“I have two sons and a daughter, and [the older two] will not be coming home for Thanksgiving as they normally would. My youngest son and his wife live near us and will be coming over for Thanksgiving dinner, but we’ll do it in the garage separated by about 10 or 12 feet. When we’re not eating, we’ll all have masks on. When we do eat, we’ll turn on a fan and leave the garage door open. It can get chilly, but we’ll put a heater on.
We’ll have a brief get-together and then see our other kids on Zoom. We’re setting up a table for those in our family who are not here, just to remember that we are a family, even if we’re separated by space.
Thanksgiving is probably my favorite holiday and it was a difficult decision not to spend it [together]. I was trying to think of all kinds of ways to make it work – testing, distancing, they drive home – and we just realized, as we talked through, that it wouldn’t be safe. It’s not the right thing to do.
Instead, we will rejoice in the Thanksgivings that we have had and look forward to Thanksgiving 2021.”
Dr Thomas Chin-Chia Tsai, surgeon and health policy researcher at Brigham and Women’s hospital and the Harvard TH Chan School of Public Health in Boston, Massachusetts
“With the high risk of Covid transmission and large degree of asymptomatic spread, we feel that it’s safest to keep it to our immediate family – my wife, my two-year-old and me – and we’ll Zoom with our family members. Fortunately, our friends and families felt the same way.
We do a fairly traditional Thanksgiving, watching football and cooking, and we’ll try to maintain the social and family connection, but it is going to be more abbreviated. We’re all on Zoom all the time for meetings and work, and it’s not the same as being together.
Since it’s just the three of us and we have a young toddler, we’re not going to cook. We’re going to get a lot of takeout from local restaurants. It’s less work for us, and we’re also helping support some of the smaller businesses that have been suffering.”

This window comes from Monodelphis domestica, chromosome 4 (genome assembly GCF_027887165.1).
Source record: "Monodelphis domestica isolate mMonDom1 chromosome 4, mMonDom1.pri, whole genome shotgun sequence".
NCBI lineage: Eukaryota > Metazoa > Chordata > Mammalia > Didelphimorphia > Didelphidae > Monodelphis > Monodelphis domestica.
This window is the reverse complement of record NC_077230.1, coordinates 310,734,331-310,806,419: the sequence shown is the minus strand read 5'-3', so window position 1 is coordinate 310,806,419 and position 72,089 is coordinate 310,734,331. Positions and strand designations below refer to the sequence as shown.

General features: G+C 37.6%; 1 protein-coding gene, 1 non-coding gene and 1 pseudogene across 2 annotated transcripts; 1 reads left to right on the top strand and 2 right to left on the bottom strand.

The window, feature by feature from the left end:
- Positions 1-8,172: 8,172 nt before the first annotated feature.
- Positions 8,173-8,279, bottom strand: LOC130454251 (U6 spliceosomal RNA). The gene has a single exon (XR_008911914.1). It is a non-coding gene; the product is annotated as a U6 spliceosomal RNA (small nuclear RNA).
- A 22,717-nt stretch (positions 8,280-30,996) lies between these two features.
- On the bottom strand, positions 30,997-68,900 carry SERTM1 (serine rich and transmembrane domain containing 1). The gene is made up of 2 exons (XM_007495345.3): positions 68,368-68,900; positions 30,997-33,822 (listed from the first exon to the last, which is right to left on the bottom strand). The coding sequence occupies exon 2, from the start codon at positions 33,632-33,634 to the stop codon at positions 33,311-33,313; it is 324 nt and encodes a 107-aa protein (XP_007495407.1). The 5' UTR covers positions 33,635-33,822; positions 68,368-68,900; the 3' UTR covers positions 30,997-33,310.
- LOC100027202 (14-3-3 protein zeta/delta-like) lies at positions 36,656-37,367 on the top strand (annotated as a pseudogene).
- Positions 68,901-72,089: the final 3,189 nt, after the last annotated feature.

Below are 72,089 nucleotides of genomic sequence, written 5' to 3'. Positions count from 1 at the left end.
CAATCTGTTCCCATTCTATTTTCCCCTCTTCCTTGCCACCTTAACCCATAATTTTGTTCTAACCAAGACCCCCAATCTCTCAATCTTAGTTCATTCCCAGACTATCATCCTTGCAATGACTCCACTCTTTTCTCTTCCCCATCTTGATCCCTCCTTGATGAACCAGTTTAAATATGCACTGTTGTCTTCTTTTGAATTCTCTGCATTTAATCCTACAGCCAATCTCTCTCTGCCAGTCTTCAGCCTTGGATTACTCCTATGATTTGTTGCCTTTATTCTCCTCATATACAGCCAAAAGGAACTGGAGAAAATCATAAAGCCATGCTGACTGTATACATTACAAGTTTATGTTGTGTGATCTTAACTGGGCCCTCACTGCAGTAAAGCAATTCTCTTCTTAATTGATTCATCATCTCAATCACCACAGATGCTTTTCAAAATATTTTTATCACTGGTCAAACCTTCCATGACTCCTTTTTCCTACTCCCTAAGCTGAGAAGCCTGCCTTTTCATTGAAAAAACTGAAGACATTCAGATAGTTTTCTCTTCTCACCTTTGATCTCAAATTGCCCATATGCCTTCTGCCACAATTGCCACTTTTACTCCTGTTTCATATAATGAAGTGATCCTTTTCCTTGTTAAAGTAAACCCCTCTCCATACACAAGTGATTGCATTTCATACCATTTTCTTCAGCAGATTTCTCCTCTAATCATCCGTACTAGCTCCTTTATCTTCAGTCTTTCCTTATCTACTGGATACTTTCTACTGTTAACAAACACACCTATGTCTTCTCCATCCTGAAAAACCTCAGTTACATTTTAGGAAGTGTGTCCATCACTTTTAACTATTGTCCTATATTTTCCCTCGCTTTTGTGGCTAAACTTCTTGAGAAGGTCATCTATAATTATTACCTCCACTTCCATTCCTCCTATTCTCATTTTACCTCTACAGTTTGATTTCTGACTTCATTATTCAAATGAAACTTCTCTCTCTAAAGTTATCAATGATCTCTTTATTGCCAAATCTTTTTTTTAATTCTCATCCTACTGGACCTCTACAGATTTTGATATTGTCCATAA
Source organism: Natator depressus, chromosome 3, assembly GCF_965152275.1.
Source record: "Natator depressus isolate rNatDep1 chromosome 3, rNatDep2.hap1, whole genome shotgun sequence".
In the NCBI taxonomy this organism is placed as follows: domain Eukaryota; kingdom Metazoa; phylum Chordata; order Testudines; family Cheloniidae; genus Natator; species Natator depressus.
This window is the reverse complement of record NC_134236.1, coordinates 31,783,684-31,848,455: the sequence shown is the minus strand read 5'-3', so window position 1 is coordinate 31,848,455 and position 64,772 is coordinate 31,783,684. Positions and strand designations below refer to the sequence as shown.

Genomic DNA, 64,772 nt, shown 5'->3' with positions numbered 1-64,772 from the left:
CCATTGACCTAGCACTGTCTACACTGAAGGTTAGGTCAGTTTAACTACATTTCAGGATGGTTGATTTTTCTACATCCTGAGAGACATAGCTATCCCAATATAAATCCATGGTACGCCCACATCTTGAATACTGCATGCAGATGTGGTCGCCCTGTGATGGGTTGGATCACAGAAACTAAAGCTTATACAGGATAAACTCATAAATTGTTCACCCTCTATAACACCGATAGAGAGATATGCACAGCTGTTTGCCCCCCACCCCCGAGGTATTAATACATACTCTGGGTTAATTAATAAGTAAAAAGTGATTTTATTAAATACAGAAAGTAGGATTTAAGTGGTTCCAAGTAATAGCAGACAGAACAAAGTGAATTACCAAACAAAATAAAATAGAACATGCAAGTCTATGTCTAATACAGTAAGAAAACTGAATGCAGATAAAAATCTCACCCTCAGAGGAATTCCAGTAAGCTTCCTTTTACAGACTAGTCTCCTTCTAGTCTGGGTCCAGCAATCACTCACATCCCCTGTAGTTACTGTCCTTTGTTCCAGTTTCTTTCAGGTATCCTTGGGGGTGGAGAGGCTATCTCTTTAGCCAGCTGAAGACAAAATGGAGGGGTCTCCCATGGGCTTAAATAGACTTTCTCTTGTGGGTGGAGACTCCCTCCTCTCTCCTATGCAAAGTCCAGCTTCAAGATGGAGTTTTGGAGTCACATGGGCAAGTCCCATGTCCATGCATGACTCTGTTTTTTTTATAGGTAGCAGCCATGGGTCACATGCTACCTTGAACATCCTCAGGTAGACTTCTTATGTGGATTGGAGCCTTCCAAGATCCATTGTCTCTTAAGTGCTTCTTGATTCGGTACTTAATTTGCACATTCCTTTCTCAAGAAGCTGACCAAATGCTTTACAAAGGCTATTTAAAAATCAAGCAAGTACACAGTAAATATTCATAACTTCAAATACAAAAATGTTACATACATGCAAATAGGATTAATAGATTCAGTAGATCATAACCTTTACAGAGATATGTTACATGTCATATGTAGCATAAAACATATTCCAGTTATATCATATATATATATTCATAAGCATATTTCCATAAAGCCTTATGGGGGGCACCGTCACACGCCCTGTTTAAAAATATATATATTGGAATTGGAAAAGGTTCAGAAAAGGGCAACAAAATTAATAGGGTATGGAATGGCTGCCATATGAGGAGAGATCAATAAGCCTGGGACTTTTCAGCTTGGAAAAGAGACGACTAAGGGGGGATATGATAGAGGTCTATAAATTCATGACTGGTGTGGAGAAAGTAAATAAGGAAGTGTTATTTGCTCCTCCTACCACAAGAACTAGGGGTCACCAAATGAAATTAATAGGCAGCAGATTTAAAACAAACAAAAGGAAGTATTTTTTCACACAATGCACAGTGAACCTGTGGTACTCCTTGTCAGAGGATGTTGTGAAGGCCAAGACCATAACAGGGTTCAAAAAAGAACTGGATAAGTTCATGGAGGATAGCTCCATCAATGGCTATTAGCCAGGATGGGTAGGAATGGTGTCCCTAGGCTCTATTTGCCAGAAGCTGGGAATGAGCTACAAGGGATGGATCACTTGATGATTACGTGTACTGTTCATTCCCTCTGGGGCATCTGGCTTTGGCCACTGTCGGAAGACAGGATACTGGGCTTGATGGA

Deborah Burger, registered nurse and co-president of National Nurses United, based in Oakland, California
“I’ve got my smoked turkey, mashed potatoes, gravy, all that kind of stuff. But it’ll just be me and my husband. We’re not doing any outside visitors; I think most nurses have limited their interactions with extended family because they don’t want to put them at risk.
I’m really fortunate that, at least in my family, everybody’s on board [for spending the holiday apart]. But I have co-workers whose family members wanted to go ahead with Thanksgiving dinners with 30 or 40 people. As it gets closer to Thanksgiving and the number of cases reported has risen, some people have started to cancel those plans, but I’m really concerned that not enough people are re-evaluating their plans based on current information.
You have to reset your expectations of what the holidays mean right now. It would be extremely selfish to try and go about having ‘normal’ Thanksgiving when these aren’t normal times. It’s better to have a few empty seats at the table this year, rather than empty seats for ever.”